In this week’s reading, Rashi, Rabbi Shlomo Yitzchaki, tells us to what extent the Torah demands an elevated standard of conduct. He warns us that even if we follow the letter of the law, but try to push the envelope — doing what we can get away with rather than what is truly correct — it will not work out well.
Our reading begins with the law of a soldier who is attracted to a beautiful captive among the conquered. The law required that he not act like those in other armies. He could not touch her. Rather, he could bring her home to eventually become his wife.
Yet even then, she was first required to dress in a plain fashion, and not do her hair or nails. There was a time when women would dress attractively and wear makeup in order to draw a soldier to her. Instead, the captive woman wore simple clothes and mourned her separation from her parents — for a month. The Torah required that he see her at her worst — and only then was he permitted to marry her if he still wishes to.
Yet Rashi goes further, noting the connection between the early parts of our reading. After the laws of the captive woman, the reading proceeds to laws of inheritance between the children of a favored vs. disfavored wife. And then, following that, we have the laws of a rebellious child who refuses to listen to his parents. What, indeed, is the link between these disparate laws?
Rashi answers: taking a captive as a wife leads to marriage with an unfavored, even hated spouse. This is not someone he will love and wish to be with for the rest of his life; he will tire of her. And this will lead in turn to him having a rebellious son.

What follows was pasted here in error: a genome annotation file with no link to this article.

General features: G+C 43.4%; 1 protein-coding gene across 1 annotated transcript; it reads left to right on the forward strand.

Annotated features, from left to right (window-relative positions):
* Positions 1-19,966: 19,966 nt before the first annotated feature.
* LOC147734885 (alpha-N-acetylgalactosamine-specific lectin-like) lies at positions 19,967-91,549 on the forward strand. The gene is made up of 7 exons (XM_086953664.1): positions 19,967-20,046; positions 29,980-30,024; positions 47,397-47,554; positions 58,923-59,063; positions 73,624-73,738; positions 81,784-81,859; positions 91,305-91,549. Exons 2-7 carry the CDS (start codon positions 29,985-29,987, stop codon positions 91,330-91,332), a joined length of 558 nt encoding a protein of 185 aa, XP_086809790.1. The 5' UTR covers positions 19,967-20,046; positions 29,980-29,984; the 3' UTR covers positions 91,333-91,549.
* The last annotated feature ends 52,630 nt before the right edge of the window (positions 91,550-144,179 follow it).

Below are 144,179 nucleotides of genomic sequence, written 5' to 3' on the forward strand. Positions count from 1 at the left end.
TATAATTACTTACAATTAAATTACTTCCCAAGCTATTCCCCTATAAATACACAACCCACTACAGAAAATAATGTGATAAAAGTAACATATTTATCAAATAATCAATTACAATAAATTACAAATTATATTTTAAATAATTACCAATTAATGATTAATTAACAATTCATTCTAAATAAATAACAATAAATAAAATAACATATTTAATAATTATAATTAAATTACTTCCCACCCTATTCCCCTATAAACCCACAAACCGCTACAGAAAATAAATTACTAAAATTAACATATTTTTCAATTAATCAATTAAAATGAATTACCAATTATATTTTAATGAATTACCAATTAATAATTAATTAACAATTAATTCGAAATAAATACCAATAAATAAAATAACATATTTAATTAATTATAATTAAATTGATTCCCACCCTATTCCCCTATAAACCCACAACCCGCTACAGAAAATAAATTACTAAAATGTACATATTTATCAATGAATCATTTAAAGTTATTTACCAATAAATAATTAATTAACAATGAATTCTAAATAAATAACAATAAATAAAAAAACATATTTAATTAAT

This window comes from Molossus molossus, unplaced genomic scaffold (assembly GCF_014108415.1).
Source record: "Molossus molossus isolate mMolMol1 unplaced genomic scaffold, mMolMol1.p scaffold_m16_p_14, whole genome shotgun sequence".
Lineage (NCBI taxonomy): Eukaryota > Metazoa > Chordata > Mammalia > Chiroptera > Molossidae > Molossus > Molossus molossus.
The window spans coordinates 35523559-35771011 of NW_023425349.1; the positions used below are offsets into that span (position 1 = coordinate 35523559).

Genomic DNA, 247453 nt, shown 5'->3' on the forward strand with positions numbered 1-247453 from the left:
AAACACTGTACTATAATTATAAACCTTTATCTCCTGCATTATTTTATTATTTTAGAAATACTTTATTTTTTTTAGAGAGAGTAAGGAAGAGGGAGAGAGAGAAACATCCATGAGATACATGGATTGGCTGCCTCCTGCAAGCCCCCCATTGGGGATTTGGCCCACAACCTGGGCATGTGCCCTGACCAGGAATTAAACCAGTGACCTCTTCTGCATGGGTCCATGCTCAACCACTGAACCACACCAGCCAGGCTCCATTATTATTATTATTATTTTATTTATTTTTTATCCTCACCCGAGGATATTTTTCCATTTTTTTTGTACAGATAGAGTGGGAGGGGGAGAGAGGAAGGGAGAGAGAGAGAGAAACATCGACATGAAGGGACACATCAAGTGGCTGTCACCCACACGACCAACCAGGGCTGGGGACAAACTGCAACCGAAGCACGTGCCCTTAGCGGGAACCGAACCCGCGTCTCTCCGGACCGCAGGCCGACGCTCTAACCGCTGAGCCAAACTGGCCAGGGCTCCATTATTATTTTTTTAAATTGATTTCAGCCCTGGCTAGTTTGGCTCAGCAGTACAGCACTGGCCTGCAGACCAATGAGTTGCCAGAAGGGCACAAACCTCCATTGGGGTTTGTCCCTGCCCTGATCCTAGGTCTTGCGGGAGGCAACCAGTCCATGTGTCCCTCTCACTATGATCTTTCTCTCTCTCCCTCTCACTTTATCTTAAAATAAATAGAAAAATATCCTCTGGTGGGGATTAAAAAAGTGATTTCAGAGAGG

This is not a guarantee. The Sages argue about whether the law of a rebellious son was ever implemented. Some say that it simply never happened that a son and his parents acted precisely as described, in order to implement this law. There is, to my knowledge, no similar argument about the law of the captured woman, implying that it did in fact occur.
Rather, Rashi is teaching us something that we can apply to many other areas of law, even today when we do not have a Jewish army, take captives during war, marry them, or practice polygamy (which the Sages forbade long before modern law, because only a person with the purest of conduct and motivations can do that correctly).
Rashi is telling us that following “the letter of the law” without its spirit is not enough. We must look down the road and ask, are my actions leading me in the right direction? Am I headed towards more holy and godly conduct, or, Heaven forbid, in the opposite direction? This is true even when following the minimum standards set in the law.
This is what our Sages described as being “degraded with the Torah’s permission.” It is not enough to follow the very basics of the law, one must pursue a higher and more holy standard, and always ensure we are going in the right direction. And when better to correct our course, than with the approach of the Days of Judgment?